President Barack Obama heard from voters anxious about education costs, stagnant incomes, gaps in pay between men and women, and gun control as he sought to reassure Americans that the U.S. economy is on the right track.
As he began a two-day visit to Minnesota, a Democratic-leaning state, Obama said in Minneapolis that even as the nation has recovered from the worst recession in more than seven decades, “there are a lot of folks struggling out there.”
The president expressed sympathy for those who are still seeking a job or whose wages haven’t kept pace with prices, while emphasizing that the economy is improving.
“The one thing that I always remind people of is, on just about every economic measure, we are significantly better off than we were when I came into office,” he told his audience.
The message is one Obama wants to drive home as dissatisfaction with his handling of the economy is weighing on Democratic congressional candidates in the November elections. Republicans, who already control the House, are working to gain a net six seats in the Senate needed to reach a majority there.
The weakness of the U.S. recovery was underscored by yesterday’s government report that gross domestic product contracted at a 2.9 percent rate in the year’s first three months, its worst performance since the lowest point of the 18-month recession that ended in June 2009.
The Standard & Poor’s 500 Index lost 2.31 points, or 0.1 percent, to 1,957.22 at the close in New York, paring an earlier drop of as much as 0.8 percent. The Dow Jones Industrial Average fell 21.38 points, or 0.1 percent, to 16,846.13.
In Minnesota, where he’s also raising money for Democrats, Obama is highlighting a “Day in the Life” story of a middle-income voter. Dan Pfeiffer, senior adviser to the president, said the goal is to draw a contrast between Democrats and Republicans.
Obama had lunch today at a pub in Minneapolis with Rebekah Erler of St. Anthony, Minnesota, and she joined him at a town-hall meeting.
Erler wrote to Obama in March about the cost of living and other financial struggles of the middle class. She is an accountant and her husband is a carpenter and they have two young boys, according to the White House.
Her letter and Obama’s response are in a You Tube video released by the White House yesterday.
“I know staying silent about what you see and what needs changing never makes any difference, so I’m writing you to let you know what it’s like for us in the middle of the country and I hope you will listen,” she said in the letter.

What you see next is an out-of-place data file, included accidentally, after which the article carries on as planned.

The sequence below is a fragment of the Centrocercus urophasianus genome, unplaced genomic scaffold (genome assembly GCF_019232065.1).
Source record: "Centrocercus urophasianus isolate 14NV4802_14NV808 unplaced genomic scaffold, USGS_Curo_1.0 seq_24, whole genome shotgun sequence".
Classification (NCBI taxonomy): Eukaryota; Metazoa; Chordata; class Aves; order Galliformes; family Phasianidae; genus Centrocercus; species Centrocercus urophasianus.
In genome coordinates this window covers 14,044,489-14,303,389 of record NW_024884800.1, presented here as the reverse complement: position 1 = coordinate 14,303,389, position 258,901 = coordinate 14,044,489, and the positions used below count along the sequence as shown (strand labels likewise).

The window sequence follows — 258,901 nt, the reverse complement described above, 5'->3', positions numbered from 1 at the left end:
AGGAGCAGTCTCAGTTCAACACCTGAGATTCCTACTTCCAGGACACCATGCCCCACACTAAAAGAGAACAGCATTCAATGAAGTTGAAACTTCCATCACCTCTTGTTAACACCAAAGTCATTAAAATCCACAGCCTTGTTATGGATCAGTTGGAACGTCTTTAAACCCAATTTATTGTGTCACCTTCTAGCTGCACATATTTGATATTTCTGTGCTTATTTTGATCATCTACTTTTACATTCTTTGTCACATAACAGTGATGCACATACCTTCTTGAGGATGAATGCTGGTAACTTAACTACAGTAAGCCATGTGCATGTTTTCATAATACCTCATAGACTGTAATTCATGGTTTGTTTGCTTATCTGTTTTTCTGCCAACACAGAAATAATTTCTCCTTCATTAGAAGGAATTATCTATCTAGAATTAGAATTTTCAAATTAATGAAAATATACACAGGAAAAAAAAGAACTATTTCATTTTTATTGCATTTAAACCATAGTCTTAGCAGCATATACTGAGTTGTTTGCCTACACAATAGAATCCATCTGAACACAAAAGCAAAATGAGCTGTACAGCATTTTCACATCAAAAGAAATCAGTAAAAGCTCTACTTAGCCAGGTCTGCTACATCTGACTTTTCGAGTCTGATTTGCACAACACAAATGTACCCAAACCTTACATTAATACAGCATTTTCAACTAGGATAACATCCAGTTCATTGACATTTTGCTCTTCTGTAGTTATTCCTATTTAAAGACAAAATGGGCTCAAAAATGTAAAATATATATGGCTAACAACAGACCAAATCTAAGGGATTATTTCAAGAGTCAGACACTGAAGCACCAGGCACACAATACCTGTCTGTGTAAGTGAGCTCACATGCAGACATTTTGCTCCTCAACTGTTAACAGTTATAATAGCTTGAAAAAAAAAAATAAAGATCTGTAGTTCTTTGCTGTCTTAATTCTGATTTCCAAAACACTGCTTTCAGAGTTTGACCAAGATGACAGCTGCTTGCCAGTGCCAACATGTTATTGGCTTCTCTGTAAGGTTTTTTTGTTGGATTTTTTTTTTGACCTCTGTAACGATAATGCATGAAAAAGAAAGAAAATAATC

Erler said they talked over lunch about mortgages and the cost of day-care and food.
“I got the chance to start a conversation about what a lot of the people I know are going through,” she said, describing Obama as “amazing” and “personable.”
Obama also is highlighting Minnesota’s move to raise the state minimum wage. The rate would gradually increase to $9.50 an hour by 2016 and then would be indexed to inflation.
Obama wants Congress to raise the federal minimum wage to $10.10 an hour from $7.25.
Minnesota is friendly territory for Obama. He won 53 percent of the state’s vote in 2012 and 54 percent in 2008. Both of Minnesota’s U.S. senators are Democrats, as are five of its eight representatives in the House.
Tonight, Obama was the guest at a fundraiser for Democratic congressional candidates hosted by Sylvia and Sam Kaplan, Obama’s former U.S. ambassador to Morocco until 2013.
Obama said 2014 elections are critical for people such as Erler, and that the struggles of the middle class need attention from Washington.
“We talk about phony scandals, we talk about Benghazi, we talk about polls and we talk about the Tea Party. We don’t talk about her,” Obama said, referring to Erler. “The other side has nothing to offer except cynicism and fear and frustration.”
About 60 supporters attended. They contributed as much as $32,400 per couple for a VIP reception, photo with the president and dinner to benefit U.S. House Democrats.
The president is scheduled to give a speech tomorrow on economic policy before returning to Washington.
To contact the reporter on this story: Roger Runningen in Washington at email@example.com